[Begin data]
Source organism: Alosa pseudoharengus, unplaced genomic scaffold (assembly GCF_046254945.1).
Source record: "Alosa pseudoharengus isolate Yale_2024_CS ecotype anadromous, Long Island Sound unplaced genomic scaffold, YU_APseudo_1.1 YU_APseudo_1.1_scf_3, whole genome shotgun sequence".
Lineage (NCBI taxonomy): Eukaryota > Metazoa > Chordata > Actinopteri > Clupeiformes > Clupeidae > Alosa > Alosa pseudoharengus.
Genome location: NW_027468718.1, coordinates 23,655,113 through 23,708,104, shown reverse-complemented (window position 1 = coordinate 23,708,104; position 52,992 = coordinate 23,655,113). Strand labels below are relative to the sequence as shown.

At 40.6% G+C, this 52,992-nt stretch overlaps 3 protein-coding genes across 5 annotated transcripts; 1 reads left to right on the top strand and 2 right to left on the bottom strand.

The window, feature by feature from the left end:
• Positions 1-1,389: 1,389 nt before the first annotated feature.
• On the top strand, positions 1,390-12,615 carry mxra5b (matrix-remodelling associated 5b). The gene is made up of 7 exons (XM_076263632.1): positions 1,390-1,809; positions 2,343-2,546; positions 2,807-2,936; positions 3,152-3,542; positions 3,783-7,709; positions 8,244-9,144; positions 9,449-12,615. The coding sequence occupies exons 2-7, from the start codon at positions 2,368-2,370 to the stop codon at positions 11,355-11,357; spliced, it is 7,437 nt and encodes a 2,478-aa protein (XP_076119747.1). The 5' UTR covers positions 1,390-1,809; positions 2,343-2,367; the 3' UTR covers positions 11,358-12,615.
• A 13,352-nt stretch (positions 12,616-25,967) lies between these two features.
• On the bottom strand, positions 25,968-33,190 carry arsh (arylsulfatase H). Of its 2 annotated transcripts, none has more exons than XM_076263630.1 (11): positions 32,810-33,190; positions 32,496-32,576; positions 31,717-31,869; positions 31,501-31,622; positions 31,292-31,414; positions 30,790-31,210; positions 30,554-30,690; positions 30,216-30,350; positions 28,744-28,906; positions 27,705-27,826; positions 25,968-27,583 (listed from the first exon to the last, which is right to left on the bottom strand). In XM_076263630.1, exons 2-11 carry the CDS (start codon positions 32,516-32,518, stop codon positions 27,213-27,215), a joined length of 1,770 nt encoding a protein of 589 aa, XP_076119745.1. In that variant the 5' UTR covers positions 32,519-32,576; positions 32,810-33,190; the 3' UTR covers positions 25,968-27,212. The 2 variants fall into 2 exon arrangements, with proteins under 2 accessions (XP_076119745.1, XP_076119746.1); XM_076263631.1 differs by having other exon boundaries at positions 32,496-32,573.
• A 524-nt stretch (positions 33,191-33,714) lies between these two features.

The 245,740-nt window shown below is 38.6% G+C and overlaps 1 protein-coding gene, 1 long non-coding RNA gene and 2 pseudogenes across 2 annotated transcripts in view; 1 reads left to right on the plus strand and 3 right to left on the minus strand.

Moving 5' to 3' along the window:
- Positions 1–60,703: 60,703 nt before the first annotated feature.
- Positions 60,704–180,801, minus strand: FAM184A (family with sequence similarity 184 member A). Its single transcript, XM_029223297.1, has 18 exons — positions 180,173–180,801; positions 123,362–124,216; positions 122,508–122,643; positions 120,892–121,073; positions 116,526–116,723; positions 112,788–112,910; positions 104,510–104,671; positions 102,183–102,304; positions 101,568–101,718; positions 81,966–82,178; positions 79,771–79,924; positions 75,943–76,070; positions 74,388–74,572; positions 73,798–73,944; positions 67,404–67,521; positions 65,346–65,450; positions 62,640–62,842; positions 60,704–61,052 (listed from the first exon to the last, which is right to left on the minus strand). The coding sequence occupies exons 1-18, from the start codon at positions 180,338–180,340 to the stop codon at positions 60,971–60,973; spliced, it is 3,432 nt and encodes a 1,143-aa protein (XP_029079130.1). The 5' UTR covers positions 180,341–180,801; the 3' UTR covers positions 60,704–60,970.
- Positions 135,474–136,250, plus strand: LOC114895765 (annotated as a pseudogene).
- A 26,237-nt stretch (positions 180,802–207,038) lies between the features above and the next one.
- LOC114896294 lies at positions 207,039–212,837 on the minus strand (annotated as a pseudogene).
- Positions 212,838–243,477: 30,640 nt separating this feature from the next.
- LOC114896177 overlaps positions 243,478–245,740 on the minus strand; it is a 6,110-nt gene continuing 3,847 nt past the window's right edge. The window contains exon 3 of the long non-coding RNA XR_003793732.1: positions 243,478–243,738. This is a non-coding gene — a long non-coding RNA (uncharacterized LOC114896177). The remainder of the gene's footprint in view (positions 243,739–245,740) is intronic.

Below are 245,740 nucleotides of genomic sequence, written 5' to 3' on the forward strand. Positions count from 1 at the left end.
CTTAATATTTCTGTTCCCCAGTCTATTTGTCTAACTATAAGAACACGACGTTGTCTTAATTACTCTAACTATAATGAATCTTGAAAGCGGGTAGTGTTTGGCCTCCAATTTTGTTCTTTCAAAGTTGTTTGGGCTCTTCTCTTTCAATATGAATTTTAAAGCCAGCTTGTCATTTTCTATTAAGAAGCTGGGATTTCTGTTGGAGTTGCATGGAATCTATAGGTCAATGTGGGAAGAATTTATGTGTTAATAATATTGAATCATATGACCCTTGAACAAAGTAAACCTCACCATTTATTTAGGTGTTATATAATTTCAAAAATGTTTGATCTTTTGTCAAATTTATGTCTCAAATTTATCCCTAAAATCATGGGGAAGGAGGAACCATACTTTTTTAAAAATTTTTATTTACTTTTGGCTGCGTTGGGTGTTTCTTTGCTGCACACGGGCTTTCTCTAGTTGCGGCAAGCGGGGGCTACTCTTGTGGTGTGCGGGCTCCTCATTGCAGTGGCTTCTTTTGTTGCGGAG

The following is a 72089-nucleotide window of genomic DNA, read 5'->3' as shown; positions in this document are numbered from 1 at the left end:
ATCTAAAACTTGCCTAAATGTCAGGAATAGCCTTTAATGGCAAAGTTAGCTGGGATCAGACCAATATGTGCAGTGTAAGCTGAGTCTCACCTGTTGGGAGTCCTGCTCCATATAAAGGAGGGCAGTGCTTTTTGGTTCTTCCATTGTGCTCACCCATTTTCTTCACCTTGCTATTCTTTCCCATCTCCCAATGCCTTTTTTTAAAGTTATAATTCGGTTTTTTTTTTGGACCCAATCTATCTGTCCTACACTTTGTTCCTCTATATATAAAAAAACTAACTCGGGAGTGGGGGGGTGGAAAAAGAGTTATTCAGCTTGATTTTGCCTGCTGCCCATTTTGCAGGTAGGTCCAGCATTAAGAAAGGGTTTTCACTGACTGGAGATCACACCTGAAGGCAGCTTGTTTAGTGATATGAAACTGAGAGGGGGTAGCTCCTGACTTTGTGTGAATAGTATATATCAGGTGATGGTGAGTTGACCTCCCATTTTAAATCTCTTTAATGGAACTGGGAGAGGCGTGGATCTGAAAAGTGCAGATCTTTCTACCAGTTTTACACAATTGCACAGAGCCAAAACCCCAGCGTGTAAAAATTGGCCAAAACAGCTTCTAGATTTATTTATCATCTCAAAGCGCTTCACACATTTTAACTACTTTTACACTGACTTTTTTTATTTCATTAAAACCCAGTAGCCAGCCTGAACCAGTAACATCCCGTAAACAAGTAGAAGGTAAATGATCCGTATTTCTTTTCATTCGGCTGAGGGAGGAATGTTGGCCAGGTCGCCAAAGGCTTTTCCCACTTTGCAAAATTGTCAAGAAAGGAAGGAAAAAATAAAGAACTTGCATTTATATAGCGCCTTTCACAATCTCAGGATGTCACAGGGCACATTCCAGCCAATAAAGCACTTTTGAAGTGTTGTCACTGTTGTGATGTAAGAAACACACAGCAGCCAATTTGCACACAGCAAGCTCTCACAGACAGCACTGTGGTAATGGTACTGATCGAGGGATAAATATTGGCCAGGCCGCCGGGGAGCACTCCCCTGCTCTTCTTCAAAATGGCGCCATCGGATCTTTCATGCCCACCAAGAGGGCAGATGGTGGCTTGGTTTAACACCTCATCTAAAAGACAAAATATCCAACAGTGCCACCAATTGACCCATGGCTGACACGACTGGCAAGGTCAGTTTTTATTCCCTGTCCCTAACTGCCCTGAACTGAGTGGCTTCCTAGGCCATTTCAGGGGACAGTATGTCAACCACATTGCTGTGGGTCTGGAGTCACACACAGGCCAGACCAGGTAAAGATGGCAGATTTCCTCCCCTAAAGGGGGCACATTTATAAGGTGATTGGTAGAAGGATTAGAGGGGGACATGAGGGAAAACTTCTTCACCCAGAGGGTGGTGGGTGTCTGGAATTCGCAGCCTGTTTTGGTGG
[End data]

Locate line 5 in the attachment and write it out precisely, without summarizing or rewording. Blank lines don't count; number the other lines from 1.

At 40.6% G+C, this 52,992-nt stretch overlaps 3 protein-coding genes across 5 annotated transcripts; 1 reads left to right on the top strand and 2 right to left on the bottom strand.